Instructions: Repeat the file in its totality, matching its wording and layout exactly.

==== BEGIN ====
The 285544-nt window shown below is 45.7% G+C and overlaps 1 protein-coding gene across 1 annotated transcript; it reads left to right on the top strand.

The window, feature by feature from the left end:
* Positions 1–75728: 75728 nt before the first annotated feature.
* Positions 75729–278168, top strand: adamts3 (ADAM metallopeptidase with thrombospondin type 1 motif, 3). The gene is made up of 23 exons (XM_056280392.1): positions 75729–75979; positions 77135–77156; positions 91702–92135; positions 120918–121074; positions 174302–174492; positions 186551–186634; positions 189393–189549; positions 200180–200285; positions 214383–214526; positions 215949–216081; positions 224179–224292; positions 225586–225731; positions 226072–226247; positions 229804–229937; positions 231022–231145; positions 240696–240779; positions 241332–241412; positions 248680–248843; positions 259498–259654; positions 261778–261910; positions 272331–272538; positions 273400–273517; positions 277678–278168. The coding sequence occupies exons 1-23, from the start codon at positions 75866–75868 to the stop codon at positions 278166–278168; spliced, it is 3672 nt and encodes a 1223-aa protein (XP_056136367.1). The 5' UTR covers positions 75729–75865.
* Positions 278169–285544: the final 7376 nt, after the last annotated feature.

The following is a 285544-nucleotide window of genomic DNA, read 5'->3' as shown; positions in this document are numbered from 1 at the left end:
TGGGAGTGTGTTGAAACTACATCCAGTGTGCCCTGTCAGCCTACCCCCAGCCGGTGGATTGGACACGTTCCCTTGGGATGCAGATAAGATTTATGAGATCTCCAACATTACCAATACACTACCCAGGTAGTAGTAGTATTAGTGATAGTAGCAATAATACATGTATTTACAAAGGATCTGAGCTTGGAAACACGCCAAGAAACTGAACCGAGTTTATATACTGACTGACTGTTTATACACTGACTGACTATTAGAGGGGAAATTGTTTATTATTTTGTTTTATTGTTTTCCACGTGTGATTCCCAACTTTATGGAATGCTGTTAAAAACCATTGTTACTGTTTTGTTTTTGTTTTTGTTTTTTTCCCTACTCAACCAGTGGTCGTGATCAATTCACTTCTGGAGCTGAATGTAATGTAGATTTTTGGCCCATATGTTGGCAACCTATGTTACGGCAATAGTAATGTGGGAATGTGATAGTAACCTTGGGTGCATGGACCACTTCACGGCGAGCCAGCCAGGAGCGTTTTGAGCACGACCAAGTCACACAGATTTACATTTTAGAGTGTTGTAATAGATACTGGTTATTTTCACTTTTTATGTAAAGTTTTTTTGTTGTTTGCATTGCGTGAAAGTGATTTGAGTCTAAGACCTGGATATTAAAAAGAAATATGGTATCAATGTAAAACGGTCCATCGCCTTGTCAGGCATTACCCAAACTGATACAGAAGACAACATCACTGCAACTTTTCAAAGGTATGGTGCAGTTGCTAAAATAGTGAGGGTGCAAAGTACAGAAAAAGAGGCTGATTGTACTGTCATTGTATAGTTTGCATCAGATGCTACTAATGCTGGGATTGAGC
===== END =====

The 285544-nt window shown below is 45.7% G+C and overlaps 1 protein-coding gene across 1 annotated transcript; it reads left to right on the top strand.

The window, feature by feature from the left end:
* Positions 1–75728: 75728 nt before the first annotated feature.
* Positions 75729–278168, top strand: adamts3 (ADAM metallopeptidase with thrombospondin type 1 motif, 3). The gene is made up of 23 exons (XM_056280392.1): positions 75729–75979; positions 77135–77156; positions 91702–92135; positions 120918–121074; positions 174302–174492; positions 186551–186634; positions 189393–189549; positions 200180–200285; positions 214383–214526; positions 215949–216081; positions 224179–224292; positions 225586–225731; positions 226072–226247; positions 229804–229937; positions 231022–231145; positions 240696–240779; positions 241332–241412; positions 248680–248843; positions 259498–259654; positions 261778–261910; positions 272331–272538; positions 273400–273517; positions 277678–278168. The coding sequence occupies exons 1-23, from the start codon at positions 75866–75868 to the stop codon at positions 278166–278168; spliced, it is 3672 nt and encodes a 1223-aa protein (XP_056136367.1). The 5' UTR covers positions 75729–75865.
* Positions 278169–285544: the final 7376 nt, after the last annotated feature.

The following is a 285544-nucleotide window of genomic DNA, read 5'->3' as shown; positions in this document are numbered from 1 at the left end:
TGGGAGTGTGTTGAAACTACATCCAGTGTGCCCTGTCAGCCTACCCCCAGCCGGTGGATTGGACACGTTCCCTTGGGATGCAGATAAGATTTATGAGATCTCCAACATTACCAATACACTACCCAGGTAGTAGTAGTATTAGTGATAGTAGCAATAATACATGTATTTACAAAGGATCTGAGCTTGGAAACACGCCAAGAAACTGAACCGAGTTTATATACTGACTGACTGTTTATACACTGACTGACTATTAGAGGGGAAATTGTTTATTATTTTGTTTTATTGTTTTCCACGTGTGATTCCCAACTTTATGGAATGCTGTTAAAAACCATTGTTACTGTTTTGTTTTTGTTTTTGTTTTTTTCCCTACTCAACCAGTGGTCGTGATCAATTCACTTCTGGAGCTGAATGTAATGTAGATTTTTGGCCCATATGTTGGCAACCTATGTTACGGCAATAGTAATGTGGGAATGTGATAGTAACCTTGGGTGCATGGACCACTTCACGGCGAGCCAGCCAGGAGCGTTTTGAGCACGACCAAGTCACACAGATTTACATTTTAGAGTGTTGTAATAGATACTGGTTATTTTCACTTTTTATGTAAAGTTTTTTTGTTGTTTGCATTGCGTGAAAGTGATTTGAGTCTAAGACCTGGATATTAAAAAGAAATATGGTATCAATGTAAAACGGTCCATCGCCTTGTCAGGCATTACCCAAACTGATACAGAAGACAACATCACTGCAACTTTTCAAAGGTATGGTGCAGTTGCTAAAATAGTGAGGGTGCAAAGTACAGAAAAAGAGGCTGATTGTACTGTCATTGTATAGTTTGCATCAGATGCTACTAATGCTGGGATTGAGC